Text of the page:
When I worked in a college library, I had to periodically go around and wake people from where they had fallen asleep in the book stacks, on tables, or in quiet corners. I didn’t wake them to be cruel but because the library had to close sometime, and they couldn’t spend the night even […]

via Sleeping in the Stacks — Kristen Twardowski

Bromley House Library

A Wednesday re-blog. Another stop on my UK trip.

Book to the Future

After finishing The Secret Library: A Book-Lovers’ Journey Through Curiosities of History, I idly typed into my search engine of choice, ‘secret library Nottingham’ and was surprised by actually finding one. Bromley House Library is smack bang in the centre of town, its unassuming doorway sandwiched between a charity shop and a newsagent.  It was very much like finding the Book Cemetery in Barcelona á la The Shadow of the Wind.

Arriving for my tour – which can be taken every Wednesday at 2:30pm for the excellent price of £2 – this is the scene that first greets the visitor, from there I knew it was going to be a book lovers dream to wander around in.  I later found out that that staircase is only supported at top and bottom so only one person can ascend or descend at a time.

This magnificent old building, built in 1752…

View original post 136 more words

Other side of fear, by Cristian Mihai

A Sunday re-blog. What’s on the other side of your fears?
You can read the original article here.


“Everything you want is on the other side of fear.” – Jack Canfield

by Cristian Mihai

Let me tell you about fear. It’s poison. It’s poison for your mind. It makes you lose control, it makes you freeze, it makes you take the wrong decision. When you let fear take over, you’re just an echo of your former self. An empty shadow and nothing more.

But we’re all afraid, aren’t we? There’s no such thing as fearless. Even the brave are afraid. In fact, one cannot be brave unless one if afraid…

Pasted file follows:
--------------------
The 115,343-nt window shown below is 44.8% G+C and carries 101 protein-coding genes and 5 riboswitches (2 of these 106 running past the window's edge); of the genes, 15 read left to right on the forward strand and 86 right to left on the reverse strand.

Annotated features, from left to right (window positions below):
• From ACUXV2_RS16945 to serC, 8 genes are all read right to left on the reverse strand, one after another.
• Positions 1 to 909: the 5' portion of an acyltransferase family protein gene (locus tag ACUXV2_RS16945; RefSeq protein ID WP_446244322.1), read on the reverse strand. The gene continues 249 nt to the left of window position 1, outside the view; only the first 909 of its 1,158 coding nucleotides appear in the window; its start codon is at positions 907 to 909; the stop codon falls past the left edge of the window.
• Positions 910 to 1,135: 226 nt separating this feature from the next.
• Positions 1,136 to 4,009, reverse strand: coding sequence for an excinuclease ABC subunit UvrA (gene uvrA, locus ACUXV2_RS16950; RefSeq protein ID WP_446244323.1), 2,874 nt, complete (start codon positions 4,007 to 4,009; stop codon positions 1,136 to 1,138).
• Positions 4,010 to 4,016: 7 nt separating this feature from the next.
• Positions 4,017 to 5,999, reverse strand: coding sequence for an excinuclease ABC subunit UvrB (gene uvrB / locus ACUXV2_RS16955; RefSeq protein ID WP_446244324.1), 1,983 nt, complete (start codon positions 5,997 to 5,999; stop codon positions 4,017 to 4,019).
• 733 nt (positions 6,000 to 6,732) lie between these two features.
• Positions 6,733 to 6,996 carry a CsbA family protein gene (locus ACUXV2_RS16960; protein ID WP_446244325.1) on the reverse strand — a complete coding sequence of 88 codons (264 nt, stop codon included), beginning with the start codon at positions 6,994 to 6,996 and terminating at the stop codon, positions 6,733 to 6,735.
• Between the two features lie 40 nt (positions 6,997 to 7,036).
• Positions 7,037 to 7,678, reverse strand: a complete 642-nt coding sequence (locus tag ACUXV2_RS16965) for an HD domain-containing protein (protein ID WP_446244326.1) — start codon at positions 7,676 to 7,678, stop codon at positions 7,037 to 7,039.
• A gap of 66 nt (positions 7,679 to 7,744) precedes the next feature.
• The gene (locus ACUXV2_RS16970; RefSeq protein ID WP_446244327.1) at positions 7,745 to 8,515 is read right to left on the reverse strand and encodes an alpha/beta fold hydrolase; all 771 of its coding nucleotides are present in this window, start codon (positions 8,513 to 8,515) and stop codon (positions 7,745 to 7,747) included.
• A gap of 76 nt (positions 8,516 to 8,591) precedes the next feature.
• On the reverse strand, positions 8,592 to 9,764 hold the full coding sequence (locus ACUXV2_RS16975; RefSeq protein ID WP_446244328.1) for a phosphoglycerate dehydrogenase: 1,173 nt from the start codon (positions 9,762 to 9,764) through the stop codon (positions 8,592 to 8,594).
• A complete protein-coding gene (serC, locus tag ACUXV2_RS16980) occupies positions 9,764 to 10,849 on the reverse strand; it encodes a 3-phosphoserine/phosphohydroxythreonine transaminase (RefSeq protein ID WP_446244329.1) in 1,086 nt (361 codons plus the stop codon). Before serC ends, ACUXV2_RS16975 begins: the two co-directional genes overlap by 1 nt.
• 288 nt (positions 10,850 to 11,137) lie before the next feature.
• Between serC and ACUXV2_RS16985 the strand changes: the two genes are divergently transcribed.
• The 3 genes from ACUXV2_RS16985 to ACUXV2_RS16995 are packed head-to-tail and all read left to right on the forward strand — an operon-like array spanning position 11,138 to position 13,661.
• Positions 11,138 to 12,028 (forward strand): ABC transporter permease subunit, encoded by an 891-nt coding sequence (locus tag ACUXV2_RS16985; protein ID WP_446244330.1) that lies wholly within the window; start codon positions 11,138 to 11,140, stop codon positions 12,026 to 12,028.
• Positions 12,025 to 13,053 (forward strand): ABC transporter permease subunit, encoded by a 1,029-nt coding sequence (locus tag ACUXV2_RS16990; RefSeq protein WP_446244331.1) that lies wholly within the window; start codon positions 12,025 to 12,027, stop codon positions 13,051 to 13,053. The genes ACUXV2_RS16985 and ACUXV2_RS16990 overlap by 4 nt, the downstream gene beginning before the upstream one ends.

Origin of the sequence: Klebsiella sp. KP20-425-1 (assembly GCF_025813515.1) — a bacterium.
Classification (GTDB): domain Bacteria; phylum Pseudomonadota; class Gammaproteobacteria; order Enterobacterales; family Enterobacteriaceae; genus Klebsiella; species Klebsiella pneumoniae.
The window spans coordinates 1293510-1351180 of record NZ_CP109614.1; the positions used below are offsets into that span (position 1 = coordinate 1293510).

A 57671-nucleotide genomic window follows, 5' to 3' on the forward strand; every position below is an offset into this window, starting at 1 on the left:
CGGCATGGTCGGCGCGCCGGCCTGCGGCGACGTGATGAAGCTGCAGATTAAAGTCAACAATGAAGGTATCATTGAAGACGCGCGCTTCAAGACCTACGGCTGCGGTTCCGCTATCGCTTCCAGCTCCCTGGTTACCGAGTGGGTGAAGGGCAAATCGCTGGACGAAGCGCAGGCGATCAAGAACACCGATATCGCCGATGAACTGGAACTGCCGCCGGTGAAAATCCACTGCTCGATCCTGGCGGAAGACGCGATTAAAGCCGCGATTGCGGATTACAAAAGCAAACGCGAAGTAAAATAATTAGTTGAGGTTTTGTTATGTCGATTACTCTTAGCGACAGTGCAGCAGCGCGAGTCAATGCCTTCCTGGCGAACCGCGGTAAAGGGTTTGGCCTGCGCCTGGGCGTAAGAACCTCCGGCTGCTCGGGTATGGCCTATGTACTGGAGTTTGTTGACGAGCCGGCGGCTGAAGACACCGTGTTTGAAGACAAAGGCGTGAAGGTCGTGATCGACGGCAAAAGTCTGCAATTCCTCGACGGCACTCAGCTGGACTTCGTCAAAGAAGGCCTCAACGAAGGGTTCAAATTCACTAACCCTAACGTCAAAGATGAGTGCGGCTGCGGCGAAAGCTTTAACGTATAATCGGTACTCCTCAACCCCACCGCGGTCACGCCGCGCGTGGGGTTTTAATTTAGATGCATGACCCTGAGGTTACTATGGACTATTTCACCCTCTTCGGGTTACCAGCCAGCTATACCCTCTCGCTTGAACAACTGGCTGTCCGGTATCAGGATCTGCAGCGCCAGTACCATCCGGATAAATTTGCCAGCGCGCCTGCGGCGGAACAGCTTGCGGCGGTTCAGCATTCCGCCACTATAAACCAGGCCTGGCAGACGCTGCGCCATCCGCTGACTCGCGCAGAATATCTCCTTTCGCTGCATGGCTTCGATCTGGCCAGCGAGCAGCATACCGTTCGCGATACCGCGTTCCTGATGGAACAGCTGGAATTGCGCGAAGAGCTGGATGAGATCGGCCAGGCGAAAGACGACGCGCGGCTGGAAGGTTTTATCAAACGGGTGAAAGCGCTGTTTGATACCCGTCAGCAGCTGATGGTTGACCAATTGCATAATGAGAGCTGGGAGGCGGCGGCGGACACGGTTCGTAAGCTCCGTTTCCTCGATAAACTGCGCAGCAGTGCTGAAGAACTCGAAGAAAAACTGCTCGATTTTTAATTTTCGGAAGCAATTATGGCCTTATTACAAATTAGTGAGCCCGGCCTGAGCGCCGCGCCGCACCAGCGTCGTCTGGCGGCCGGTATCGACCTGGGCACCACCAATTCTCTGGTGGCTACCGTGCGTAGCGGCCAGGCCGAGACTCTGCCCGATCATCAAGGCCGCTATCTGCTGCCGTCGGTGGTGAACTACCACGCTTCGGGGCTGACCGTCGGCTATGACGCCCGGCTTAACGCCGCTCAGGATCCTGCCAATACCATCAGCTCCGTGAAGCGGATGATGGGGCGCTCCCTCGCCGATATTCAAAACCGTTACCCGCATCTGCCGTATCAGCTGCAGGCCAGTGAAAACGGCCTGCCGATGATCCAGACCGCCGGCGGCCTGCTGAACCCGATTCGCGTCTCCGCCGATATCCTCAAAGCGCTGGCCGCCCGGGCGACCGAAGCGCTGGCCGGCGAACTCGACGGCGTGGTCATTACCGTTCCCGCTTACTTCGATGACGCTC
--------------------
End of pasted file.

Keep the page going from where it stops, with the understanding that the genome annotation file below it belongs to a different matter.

So… what is there to be had on the other side of fear?

The awful truth about life is that what doesn’t kill often makes you wish it did. There’s great sadness and pain in this world, and we all get our fair share. But, you see, eventually all those things that don’t kill us either make us stronger or weaker. After a while, when the pain becomes but a memory, we have a choice.

We can either decide to become stronger or weaker. We can harden ourselves up or not. The choice is always ours.

But we’re afraid… even when the pain goes away, we’re afraid it might return. Even after heartbreaks heal, we’re afraid someone else will break our hearts again. We might never want to fall in love again. We might want to spend a lifetime behind closed doors, just to be sure, without realizing that loneliness will also break our hearts.

That’s why we need to fight fear, we need to see what is it that we can find on the other side of fear.

All our dreams and expectations. All our ambitions. All the power and the courage and the determination and the discipline we could ever need. All that lies just on the other side of fear.

I’ve always wanted to go to the United States and forge a better future there. Ever since I was six, actually. I never even traveled there, mostly because I was afraid of the visa requirements. Or the fact that I’d fail. I just wanted to fight a sure battle, but no one could ever guarantee me that. No one ever will.

And I’ve filled the ocean that lies between Romania and the US with excuses, endless scenarios, and fear. I’ve thought about it, over and over again, and decided that it would be best to wait. Living in a foreign country, all by myself, seemed like too much. Just the thought that I’d need to go through a lot of trouble just to arrive at my destination seemed impossible.

I’ve never even been on a plane.


There’s one thing about me that I never lost, one thing that I didn’t learn or mimic from others. I want things so badly that I’d be willing to do anything to get them. When I decide that it’s time to do so, I don’t let anything stand in my way.

I did the same for writing. I wrote on and off for 8 years before finally deciding that I’d better man up and write more and more stuff. And finish stuff. And get stuff published.